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The series of works titled "Apollon" by the artist TJO is a profound and symbolic exploration of the abysses of the human mind. TJO materializes the psyche's dark and often unexplored inner dialogues through immersive spaces bathed in deep blue. Giving much more space to photography in his process, he tries to find balance between Apollonian and Dionysian art.

The vibrant and unsettling red figures represent the human archetypes, the pure energies that inhabit these mental spaces. They suggest the dynamic and sometimes disruptive presence of fundamental psychic forces that manifest in the human experience, embodied here by the figures of Apollo and Dionysus. The death of Dionysus, found by Apollo, symbolizes the disintegration or absence of a vital part of the inner balance.

TJO's work is part of an approach where art becomes a means of dialogue on mental health. His mixed techniques, including collage, photography, and painting, create an aesthetic of excess and dream. This series invites reflection on our interiority and how we compose with our archetypes.

“I wanted to make my canvas bigger and dive into more nuanced explorations of what I was trying to say about the dialogue. I wanted to create these vivid dreamscapes where my archetype is Apollo, a man of balance, light and much more in Greek mythology. I wanted Apollo, enacted by Calvin Frederick, to shine as this more humane being who was just trying to navigate these dreamscapes, and I wanted it to be in a way where we could feel the pressure of Bleu. For me, the pressure couldn’t be better described as something exterior to the archetypes, and the thing that could symbolize that was religious structures. I have a very pessimistic vision of religion as someone who’s been completely cut off from his first nation heritage because of discriminatory education and lawmaking. I wanted to explore all these thoughts in a format where I could hide as many things as possible inside the pieces while maintaining a properly balanced composition. I am also not oblivious to the importance of balance, and I wanted a way to tie in Dionysus in the world. In this world, his death would trigger an imbalance unsurmountable by reality; in the piece, Dionysos et Apollon, Thierry Lambert poses as the desecrated brother of Apollo, dying in his arms.”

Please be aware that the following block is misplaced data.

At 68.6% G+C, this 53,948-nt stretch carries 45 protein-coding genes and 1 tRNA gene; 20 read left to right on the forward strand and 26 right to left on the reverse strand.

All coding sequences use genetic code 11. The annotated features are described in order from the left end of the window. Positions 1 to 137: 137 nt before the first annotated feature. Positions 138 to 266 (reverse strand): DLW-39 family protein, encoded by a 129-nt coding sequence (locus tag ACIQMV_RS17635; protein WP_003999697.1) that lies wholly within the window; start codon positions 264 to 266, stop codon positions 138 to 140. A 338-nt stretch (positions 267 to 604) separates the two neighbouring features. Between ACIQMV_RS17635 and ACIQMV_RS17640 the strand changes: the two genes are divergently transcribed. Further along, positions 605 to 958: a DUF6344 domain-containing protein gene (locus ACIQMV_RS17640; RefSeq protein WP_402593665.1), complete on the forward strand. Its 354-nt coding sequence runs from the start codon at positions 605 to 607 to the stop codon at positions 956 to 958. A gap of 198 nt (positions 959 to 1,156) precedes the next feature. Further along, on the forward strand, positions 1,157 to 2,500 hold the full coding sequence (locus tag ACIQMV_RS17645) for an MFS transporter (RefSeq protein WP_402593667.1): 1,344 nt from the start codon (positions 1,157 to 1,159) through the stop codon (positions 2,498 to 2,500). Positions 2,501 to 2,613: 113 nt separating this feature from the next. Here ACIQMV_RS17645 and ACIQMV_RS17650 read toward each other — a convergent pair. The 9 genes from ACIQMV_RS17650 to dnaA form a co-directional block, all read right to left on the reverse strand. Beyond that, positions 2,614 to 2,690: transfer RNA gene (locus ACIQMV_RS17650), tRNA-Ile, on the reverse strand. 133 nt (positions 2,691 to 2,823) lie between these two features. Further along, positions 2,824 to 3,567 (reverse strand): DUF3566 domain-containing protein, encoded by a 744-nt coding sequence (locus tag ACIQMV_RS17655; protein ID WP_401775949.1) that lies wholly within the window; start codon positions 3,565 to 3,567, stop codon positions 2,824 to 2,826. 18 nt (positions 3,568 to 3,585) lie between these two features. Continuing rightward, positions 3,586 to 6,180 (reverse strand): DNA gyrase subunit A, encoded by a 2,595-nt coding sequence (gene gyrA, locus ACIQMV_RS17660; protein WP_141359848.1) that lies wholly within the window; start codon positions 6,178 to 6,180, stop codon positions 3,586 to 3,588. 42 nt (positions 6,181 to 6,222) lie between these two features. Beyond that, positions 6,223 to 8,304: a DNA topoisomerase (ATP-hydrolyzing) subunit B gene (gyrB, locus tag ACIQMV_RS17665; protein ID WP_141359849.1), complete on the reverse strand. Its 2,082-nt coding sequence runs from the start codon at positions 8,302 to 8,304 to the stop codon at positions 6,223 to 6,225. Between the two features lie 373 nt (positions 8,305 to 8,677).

Learn more about available pieces here.

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